Have you ever wondered what criteria Embraco uses to define which refrigerant is used for a compressor line? For example, why does the company currently use R134a and R600a for the domestic and light commercial line?
Learn the steps followed to make the choice:
Criterion 1: What do manufacturers offer as an option?
First of all, it’s important to note that Embraco doesn’t develop refrigerant fluids. Therefore, in choosing the optimal refrigerant, it analyzes what’s being produced and offered by manufacturers. Then, within a list of options, some fluids are selected for testing, which fit into the requirements that we’ll explain below.
Criterion 2: Does the fluid have all the required characteristics?
From a technical point of view, the fluid should be selected to meet the physical and chemical characteristics ideal for a refrigerant. Therefore:
- The operating pressures, due to condensation and evaporation temperatures, should be suitable for a refrigeration system;
- For household use, the fluids cannot be toxic;
- They must have chemical compatibility and stability with the oil and other components of the compressor, that is, they have to adapt very well to the compressor.
Criterion 3: How did this fluid behave in the tests?
Some refrigerants fall within the requirements mentioned above, but when they’re used, do not always fit well with the compressor. Therefore, Embraco carries out tests to see how the fluid behaves when used in their compressor lines.
In this context, R134a and R600a fluids met all the criteria, making them good choices for the domestic compressor line.
Sustainability and new legislation guide the changes
When the issue is refrigerants, we have to consider that there’s great discussion about their use. This is a concern that arose from developed governments and some companies seeking to minimize the degree of harm to the environment.
For example, since the negative impact that CFCs had on ozone layer was found, their use was gradually banned. Click here and understand why some refrigerants are being banned.
Currently, new alternatives to HCFCs (Hydrochlorofluorocarbons) and HFCs (hydrofluorocarbons) are being sought. The demand is for fluids that don’t harm the ozone layer and which have a low potential greenhouse effect. In this context, natural refrigerants (HCs) have become good choices for use in the refrigeration market. Click here and know what the main natural refrigerants are and their advantages.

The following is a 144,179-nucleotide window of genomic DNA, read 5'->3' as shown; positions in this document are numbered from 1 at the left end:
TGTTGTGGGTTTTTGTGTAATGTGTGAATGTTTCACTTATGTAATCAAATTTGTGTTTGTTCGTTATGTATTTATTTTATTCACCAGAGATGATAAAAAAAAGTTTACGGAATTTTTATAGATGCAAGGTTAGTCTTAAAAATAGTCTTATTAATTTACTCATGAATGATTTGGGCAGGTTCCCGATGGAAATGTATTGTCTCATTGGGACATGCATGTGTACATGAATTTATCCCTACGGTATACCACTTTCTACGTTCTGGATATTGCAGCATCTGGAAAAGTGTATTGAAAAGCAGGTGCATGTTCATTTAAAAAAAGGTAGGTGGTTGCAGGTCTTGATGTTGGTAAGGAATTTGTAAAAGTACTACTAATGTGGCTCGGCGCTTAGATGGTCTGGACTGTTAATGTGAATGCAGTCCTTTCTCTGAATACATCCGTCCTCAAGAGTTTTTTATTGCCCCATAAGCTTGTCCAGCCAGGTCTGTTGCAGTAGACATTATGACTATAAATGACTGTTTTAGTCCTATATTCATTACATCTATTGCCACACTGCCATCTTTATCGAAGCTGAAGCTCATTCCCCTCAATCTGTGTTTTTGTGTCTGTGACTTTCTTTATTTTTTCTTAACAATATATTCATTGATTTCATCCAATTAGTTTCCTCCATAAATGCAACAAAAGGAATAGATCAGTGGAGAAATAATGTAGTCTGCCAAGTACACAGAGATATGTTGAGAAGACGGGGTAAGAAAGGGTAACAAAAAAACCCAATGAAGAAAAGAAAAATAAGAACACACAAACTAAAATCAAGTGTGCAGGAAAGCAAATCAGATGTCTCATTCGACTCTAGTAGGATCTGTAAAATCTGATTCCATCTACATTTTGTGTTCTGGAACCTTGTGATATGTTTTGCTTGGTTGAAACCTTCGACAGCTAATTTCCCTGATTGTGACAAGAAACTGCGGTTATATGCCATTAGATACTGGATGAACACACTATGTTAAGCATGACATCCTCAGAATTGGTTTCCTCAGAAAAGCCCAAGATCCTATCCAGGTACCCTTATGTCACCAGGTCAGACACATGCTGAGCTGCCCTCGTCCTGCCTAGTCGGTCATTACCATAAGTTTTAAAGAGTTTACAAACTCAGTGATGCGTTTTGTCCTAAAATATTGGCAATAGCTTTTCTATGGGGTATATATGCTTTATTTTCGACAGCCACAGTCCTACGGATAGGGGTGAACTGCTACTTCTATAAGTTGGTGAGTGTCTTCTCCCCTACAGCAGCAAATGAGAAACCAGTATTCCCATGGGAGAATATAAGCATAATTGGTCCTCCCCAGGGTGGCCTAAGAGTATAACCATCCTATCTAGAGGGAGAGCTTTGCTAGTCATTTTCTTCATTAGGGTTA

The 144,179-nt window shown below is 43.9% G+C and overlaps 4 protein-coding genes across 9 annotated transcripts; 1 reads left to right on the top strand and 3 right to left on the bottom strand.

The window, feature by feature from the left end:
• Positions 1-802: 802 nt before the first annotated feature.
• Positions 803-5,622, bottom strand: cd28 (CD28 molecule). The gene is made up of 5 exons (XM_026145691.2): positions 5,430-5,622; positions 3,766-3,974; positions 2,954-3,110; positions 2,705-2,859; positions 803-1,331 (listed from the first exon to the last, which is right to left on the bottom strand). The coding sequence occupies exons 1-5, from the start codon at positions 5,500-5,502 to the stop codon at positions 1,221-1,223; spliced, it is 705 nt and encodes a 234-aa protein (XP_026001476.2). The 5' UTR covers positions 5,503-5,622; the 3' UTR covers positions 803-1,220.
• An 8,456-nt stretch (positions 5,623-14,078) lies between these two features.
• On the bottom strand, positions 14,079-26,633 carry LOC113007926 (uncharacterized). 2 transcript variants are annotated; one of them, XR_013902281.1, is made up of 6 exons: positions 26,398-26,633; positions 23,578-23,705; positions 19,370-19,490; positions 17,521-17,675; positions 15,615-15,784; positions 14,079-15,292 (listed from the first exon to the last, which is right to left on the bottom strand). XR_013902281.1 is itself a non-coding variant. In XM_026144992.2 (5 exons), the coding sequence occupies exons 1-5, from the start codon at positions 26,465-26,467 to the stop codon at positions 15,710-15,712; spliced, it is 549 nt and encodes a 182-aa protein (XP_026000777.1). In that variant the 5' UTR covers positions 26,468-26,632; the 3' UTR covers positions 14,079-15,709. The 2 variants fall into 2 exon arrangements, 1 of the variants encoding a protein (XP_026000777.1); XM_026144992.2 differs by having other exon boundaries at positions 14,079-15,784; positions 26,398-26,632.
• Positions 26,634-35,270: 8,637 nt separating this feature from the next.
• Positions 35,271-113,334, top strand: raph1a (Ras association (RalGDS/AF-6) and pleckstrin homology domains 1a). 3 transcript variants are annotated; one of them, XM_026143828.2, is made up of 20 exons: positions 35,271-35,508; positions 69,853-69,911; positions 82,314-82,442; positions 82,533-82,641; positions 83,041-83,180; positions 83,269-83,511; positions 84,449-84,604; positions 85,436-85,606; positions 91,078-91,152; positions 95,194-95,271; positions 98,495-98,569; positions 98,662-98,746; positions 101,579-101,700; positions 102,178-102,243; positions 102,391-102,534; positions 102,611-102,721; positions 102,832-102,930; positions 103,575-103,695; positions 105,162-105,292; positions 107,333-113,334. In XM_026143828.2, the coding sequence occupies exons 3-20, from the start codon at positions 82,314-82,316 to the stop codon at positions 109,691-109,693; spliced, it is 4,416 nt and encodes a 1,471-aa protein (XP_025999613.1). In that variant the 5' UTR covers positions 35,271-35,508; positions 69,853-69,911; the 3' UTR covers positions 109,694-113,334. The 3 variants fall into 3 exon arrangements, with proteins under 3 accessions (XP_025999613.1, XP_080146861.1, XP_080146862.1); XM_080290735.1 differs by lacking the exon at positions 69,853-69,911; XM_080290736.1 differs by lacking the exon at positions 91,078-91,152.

In these circumstances, the natural refrigerant gas R600a has been globally elected by major markets such as Europe, USA and Brazil as an excellent replacement alternative for hydrofluorocarbons.
Are there risks in using R600a?
When speaking about the application of the natural refrigerant R600a, a major concern arises. For being flammable, it’s questionable whether the use of this fluid is really safe.
In this context, manufacturers take precautionary measures to ensure that there is no risk to the end user. These are:
- A small amount is used in refrigeration systems;
- Electrical components don’t generate sparks;
- The system’s design is entirely projected so that, in case of a leak, a high concentration doesn’t develop, that is, the fluid is flammable but not explosive.
For the reasons mentioned above, R600a doesn’t present risks when used in refrigeration and has no negative impact on the environment.
Nevertheless, this is a point that is being discussed by the US government. They’re looking for another alternative for domestic refrigeration, which today still doesn’t exist. The Japanese market, for example, uses HFO, which is not flammable, but in the presence of heat generates oxides that are poisonous.
This means that currently there is no alternative that meets the safety requirements, as well as environmental prerequisites (doesn’t harm the ozone layer and has a low greenhouse potential) and at the same time is non-flammable.